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Fit for a king

Published 21 Sep 2010 

– SOLD –

The protection of King Island near Hobart is the legacy of one remarkable Tasmanian.

King George IslandA view across King George Island, looking east. Photo copyright: PropertyPIX

Fringed by towering blue gums and white gums interspersed with groves of drooping sheoak and pockets of coastal heath and grassland, King George Island lies just off the south-eastern coast of Tasmania's Forestier Peninsula a short drive from Hobart.

When spring arrives on the island, the silver wattles are a riot of bright yellow flowers and the large, nectar-rich flowers of the blue gums are coming into bloom.

With views across Norfolk Bay towards Mount Wellington and across King George Sound, this is the kind of place that makes you take a long, deep breath in, followed by a slow and steady exhalation.

Perhaps that's what the late Henry Baldwin did when he last set foot on his beloved King George Island.

What Henry did to protect this view

Those views were what Henry, a Hobart-based engineer and highly respected philanthropist who died in 2007 at the age of 87, loved most about this place – and in 2005, he took some extraordinary steps to ensure those views remained long after he was there to enjoy them.

Henry BaldwinHenry Baldwin. Photo courtesty of the Baldwin family.

Merrilyn Julian, Bush Heritage's Planned Giving Philanthropy Executive remembers her first meeting with Henry, after he had approached Bush Heritage about bequeathing the island to the organisation in 2005.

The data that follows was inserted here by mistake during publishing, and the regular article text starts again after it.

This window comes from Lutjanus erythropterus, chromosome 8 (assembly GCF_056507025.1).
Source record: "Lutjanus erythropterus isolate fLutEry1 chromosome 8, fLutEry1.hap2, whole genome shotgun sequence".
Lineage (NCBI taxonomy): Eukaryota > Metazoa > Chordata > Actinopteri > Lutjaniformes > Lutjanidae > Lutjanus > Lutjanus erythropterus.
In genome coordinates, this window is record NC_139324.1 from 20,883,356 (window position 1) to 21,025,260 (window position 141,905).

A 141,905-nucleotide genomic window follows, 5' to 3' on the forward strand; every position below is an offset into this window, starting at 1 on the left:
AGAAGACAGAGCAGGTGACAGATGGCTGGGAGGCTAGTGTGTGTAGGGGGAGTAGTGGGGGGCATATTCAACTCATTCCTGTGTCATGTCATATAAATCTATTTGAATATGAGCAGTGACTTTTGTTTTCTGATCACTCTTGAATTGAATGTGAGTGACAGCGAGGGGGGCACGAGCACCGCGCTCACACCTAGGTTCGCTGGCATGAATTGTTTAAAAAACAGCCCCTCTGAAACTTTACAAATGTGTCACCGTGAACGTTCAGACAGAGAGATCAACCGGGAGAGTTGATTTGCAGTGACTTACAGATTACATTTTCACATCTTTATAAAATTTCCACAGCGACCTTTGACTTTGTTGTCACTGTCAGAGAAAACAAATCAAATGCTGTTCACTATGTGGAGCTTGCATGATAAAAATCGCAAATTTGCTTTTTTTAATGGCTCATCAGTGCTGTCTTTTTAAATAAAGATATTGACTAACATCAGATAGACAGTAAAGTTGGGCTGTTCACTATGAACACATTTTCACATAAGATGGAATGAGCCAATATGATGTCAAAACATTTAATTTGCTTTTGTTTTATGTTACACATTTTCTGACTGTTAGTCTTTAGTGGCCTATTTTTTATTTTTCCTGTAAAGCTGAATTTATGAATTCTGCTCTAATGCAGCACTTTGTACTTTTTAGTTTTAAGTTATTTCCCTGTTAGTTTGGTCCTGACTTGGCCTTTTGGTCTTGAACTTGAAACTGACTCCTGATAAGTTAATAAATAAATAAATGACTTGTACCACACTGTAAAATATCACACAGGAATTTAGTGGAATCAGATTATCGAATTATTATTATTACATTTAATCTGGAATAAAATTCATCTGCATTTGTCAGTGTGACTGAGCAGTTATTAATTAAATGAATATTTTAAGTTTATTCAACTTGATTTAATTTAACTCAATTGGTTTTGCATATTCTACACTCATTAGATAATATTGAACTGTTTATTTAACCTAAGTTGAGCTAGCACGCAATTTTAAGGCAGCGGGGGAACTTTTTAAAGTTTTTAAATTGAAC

'Henry was very frail but still very sharp,' says Merrilyn, who visited his home 'Markree', in Hobart's Battery Point in 2005.

'I remember looking around as we walked down the hall and marvelling at the beautiful antique furniture, family portraits and paintings in every room, the porcelain, silver and other decorative objects on every surface. It was like walking into Tasmania's colonial history.'

'Henry was a remarkable man and, just like King George Island, his house was an expression of his commitment to preserving Tasmania's cultural and natural heritage.'

King George Island's rocky shoresKing George Island's rocky shores. Photo: Alistair Dermer.

By all accounts, King George Island was very dear to Henry. He bought a holiday shack on the coast at Murdunna so he could enjoy his own private view to the island's rocky shores fringed by blue and white gums.

'We were honoured that Henry approached us to carry out his wishes and ensure the tranquillity of the island was protected forever,' says Merrilyn. 'He was very clear that he wanted to protect the island from high-rise development and to maintain its natural values and beauty.'

'Henry agreed to bequeath King George Island to Bush Heritage on the condition that a conservation covenant was placed on the property before it passed into our hands and that we would then sell it to raise funds towards our long-term conservation goals elsewhere.'

'This was an extraordinarily generous gesture and we were delighted he entrusted us to work with his lawyers to ensure his wishes were met,' says Merrilyn.

Cranberry bushCranberry heath. Photo: Matt Appleby

A safe home for wildlife

Henry Baldwin was perhaps not the only one to appreciate the island's views – King George is home to a number of threatened species and vegetation communities.

Bush Heritage Ecologist Matt Appleby thinks the white-bellied sea-eagle almost certainly perches there when foraging for food.